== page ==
Slowing down tech race rhetoric

Every day seems to bring another article or study regarding the nexus of television and technology that recalls the New Yorker cartoon with “The End Is Near” sign.

The world is changing at an unnerving pace, and the Internet continues to encroach on TV’s turf. The latest wrinkle involves candidates unveiling presidential bids on their Web sites, depriving more traditional outlets — which only recently expanded to include “The Tonight Show” and “The Daily Show” — from being where politicians launch campaigns.

Wading through the prognostication and data, however, it’s clear a lot of it amounts to hot air, and while media consumption is steadily evolving, fundamental aspects of the equation won’t be shaken even by the information age’s best gee-whiz gadgetry.

Despite the rush to emphasize what technology can do, then, here are a few confident observations meant not so much to reassure as merely to lend a note of sobriety to the discussion, singling out some showbiz pillars that will endure no matter what wonders the Consumer Electronics Show or NAB convention might hold:

  • TV viewing will primarily remain a passive, in-home experience.

For all the talk about mobile this and online that, TV will still be built around the old standby of a couch in a living room. Indeed, high-definition sets and enhanced sound systems keep improving the experience, making most mobile and online viewing additive rather than coming at TV’s expense — as new research by CBS (however self-serving) indicated.

Further evidence came last week in Nickelodeon’s latest survey, “The Digital Family,” which found that TV viewing has actually increased over the last four years and that parents and kids both view that activity (or inactivity) as “their medium of choice to relax” — no doubt while eating and growing increasingly plump, but that’s another column.

  • Advertising will be a central part of the equation.

    Nothing is more in flux or under siege than the conventional broadcast “free TV” model — the ostensible cost being that viewers dutifully sit through commercials.

That genie has left the bottle, but advertisers will find a way to get messages across — whether by weaving into programs or developing methods to become as zap-proof as possible. TV will grow more transactional and pay-as-you-view, but the system will always be underwritten to a significant extent by sponsors despite TiVo and its ilk — which, for all the hosannas directed their way, currently reach only about an eighth of U.S. homes, most of them seemingly in L.A. or Manhattan.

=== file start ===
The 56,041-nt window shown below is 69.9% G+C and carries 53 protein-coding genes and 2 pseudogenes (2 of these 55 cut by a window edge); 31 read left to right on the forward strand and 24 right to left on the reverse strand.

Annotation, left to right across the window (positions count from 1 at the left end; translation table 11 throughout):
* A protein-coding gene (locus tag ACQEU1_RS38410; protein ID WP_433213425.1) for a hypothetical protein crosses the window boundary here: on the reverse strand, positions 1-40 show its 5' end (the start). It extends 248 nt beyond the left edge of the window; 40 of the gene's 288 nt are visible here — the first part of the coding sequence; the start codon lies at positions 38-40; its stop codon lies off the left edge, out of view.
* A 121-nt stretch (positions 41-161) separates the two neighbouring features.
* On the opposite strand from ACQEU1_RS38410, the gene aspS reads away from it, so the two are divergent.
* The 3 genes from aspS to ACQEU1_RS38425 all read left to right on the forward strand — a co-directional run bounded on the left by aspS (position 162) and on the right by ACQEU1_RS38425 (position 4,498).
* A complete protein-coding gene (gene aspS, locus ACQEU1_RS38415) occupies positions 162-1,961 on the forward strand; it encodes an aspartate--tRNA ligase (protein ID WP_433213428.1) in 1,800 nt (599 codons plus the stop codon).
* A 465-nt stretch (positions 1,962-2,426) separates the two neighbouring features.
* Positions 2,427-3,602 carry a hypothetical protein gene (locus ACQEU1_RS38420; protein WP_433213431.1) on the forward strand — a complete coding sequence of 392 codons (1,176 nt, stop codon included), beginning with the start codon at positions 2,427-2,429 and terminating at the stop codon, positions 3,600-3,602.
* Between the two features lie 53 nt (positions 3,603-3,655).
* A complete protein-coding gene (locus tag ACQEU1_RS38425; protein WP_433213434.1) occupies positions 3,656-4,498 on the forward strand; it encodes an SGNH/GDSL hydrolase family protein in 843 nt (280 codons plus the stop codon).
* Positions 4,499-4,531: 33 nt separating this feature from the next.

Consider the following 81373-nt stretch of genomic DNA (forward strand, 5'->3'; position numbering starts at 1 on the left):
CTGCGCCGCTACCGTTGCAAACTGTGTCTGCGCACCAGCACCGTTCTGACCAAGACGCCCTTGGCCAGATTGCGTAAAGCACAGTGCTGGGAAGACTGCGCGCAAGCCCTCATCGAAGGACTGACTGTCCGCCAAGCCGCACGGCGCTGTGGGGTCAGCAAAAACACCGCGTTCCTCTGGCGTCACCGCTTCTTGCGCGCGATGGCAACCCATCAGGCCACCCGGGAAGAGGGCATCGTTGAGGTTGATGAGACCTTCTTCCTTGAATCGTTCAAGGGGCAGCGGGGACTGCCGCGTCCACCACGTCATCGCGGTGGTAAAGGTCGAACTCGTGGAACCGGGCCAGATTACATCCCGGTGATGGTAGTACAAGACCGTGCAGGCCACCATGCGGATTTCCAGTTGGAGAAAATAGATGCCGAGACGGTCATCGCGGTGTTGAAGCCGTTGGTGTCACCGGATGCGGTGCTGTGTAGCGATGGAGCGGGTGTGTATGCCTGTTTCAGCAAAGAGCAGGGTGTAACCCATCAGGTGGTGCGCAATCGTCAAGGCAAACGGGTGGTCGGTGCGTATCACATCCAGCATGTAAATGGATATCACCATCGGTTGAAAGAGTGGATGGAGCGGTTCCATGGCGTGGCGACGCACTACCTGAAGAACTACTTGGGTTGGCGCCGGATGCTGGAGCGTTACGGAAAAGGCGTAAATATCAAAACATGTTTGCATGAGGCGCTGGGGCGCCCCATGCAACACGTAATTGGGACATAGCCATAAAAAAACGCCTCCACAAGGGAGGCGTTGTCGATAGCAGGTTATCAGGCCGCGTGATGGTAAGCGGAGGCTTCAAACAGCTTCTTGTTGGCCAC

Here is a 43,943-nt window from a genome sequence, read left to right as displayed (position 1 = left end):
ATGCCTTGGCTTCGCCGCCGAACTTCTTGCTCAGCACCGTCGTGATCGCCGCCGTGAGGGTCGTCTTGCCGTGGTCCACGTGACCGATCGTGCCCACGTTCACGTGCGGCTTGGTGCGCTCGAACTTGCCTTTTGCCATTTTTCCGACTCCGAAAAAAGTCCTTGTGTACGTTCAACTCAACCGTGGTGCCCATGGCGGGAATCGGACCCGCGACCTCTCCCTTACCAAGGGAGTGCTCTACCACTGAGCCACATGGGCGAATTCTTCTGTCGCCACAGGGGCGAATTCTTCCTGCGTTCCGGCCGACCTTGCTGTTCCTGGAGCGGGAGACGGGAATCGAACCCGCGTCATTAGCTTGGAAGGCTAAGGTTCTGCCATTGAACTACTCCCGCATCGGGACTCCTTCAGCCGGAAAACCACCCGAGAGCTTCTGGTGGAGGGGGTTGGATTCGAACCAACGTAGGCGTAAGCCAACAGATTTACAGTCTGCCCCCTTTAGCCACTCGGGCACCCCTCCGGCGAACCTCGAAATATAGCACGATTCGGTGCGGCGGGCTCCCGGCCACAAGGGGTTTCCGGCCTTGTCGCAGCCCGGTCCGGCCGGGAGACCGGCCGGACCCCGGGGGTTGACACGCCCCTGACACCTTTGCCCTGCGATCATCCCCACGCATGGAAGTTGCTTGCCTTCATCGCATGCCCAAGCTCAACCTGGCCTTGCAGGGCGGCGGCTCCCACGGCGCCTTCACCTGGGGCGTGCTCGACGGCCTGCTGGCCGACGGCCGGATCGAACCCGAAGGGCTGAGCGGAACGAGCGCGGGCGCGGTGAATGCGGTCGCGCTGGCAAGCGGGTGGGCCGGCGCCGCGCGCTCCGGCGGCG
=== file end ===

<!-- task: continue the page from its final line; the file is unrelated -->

• Creating content will require access to top talent and capital.

    User-generated films and videos are all the rage, and appealing from a democratic perspective, but established professionals with impressive resumes (or at least well-placed relatives) will invariably be the prime creators of popular entertainment — particularly the most elaborate and expensive productions that put big money on the line.

Technology has provided another entry point for those yearning to gain admission, but the club’s gates are still guarded and ivied, and agents surfing YouTube won’t change that.

  • People will crave information — especially local information.

The question of localism is so basic and mundane it’s often overlooked. Yes, TV viewers and newspaper readers want to be dazzled and entertained, but much of the time they just want to know whether they need to wear a sweater or if their local team won.

Re-learning to exploit these service-based functions in an era of instant information represents a formidable challenge, but regardless of who ends up delivering such news, there will always be a healthy appetite for it.

  • Nothing can eliminate political attempts to shackle TV content.

Although parental supervision and diligence is the only credible line of defense (and even then, not really) against kids seeing salacious, violent or profane material, the unassailable goal of “protecting children” is too alluring and bipartisan to prevent this issue from resurfacing with, at minimum, biennial regularity.

Jack Valenti can discuss V-chips, public-service ads and parental responsibility till the cows come home, but just as academics will keep studying media’s influence, politicians, too, will keep returning to this PR-friendly “family values” crusade like swallows to Capistrano.

For anybody who doubts it, just keep an eye on Hillary Clinton in the months ahead.

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